The Book of Citrus

Jonathan Sauer, in his book Historical Geography of Crop Plants: A Select Roster, notes that “Almost nothing is certain about the natural geography and ecology of truly wild citrus. Both the distribution and genetics of the genus have been drastically modified in Asia by human intervention.”   Citrus is believed to have originated somewhere in Southeast Asia or Southern China, but it has naturally evolved and hybridized itself so that it is hard to find its pure roots.  Generally speaking, there are some types of citrus that have emerged over time into distinct groups.

Limes, Pommelos, and Mandarins are three main groupings of citrus that can be seen as parents to some of the modern citrus we eat today. Lemons are natural hybrids of Limes and Citrons.   Grapefruits are crosses of Pommelos and sweet oranges.   Mandarins are the family from which most of the orange fruits originate. From Tangelos, a cross between a mandarin and grapefruit, to Satsumas and Valencia Oranges (another Pommelo and mandarin cross), variations of mandarin citrus are grown and enjoyed worldwide. Mandarins were cultivated widely in Asia early on, which gave us the many variations we eat today. It wasn’t until the 17th century that citrus was cultivated outside of Asia.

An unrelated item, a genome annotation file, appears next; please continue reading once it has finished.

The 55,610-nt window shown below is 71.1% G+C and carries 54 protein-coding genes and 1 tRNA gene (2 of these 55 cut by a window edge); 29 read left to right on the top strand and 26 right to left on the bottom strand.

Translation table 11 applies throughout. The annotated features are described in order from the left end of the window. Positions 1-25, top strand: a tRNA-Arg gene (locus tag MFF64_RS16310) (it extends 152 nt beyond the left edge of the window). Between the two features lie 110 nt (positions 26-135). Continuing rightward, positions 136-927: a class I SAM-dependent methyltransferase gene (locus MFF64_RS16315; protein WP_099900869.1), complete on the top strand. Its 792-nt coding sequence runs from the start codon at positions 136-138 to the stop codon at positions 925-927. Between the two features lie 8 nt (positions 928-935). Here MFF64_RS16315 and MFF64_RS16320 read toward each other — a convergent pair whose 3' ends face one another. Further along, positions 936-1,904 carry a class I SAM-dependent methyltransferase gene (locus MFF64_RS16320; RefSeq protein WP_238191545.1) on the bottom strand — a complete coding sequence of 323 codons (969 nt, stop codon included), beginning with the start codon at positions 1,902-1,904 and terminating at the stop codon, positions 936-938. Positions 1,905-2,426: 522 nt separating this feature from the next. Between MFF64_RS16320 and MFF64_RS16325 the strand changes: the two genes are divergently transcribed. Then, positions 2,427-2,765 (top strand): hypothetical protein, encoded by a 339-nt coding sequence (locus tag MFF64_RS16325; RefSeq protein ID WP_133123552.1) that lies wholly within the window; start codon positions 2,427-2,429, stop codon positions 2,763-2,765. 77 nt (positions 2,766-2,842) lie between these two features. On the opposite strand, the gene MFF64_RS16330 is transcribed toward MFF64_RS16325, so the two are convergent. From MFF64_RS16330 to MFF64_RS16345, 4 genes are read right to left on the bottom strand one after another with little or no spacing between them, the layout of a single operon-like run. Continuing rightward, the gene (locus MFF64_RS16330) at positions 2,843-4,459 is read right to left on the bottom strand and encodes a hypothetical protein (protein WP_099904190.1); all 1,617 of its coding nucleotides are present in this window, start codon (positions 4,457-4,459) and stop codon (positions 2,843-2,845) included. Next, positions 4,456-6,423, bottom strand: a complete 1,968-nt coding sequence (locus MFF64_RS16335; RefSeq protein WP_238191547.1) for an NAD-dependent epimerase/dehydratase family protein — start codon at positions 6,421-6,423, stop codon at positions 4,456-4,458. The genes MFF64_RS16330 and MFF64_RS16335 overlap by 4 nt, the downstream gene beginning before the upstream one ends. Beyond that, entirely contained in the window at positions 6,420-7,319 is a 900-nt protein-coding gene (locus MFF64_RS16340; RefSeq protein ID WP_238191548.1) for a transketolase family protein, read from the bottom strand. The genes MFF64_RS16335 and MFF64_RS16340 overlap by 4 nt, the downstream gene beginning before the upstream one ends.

I think that one of the most interesting distinctions in terms of taste is the comparison between Tangelos like the Minneola or the Royal Mandarin (in which you can pick up a grapefruit note pretty clearly) and the more tangerine-kinds of mandarins such as the Satsuma, Pixie, or Murcot (which have more sharp and sweet flavors). Both are considered mandarins but their tastes vary wildly. Also, as always, check out our website to see what’s in your mix this week at – click on the ladybug icon.

Enjoy and be fruitful! – Chris Mittelstaedt

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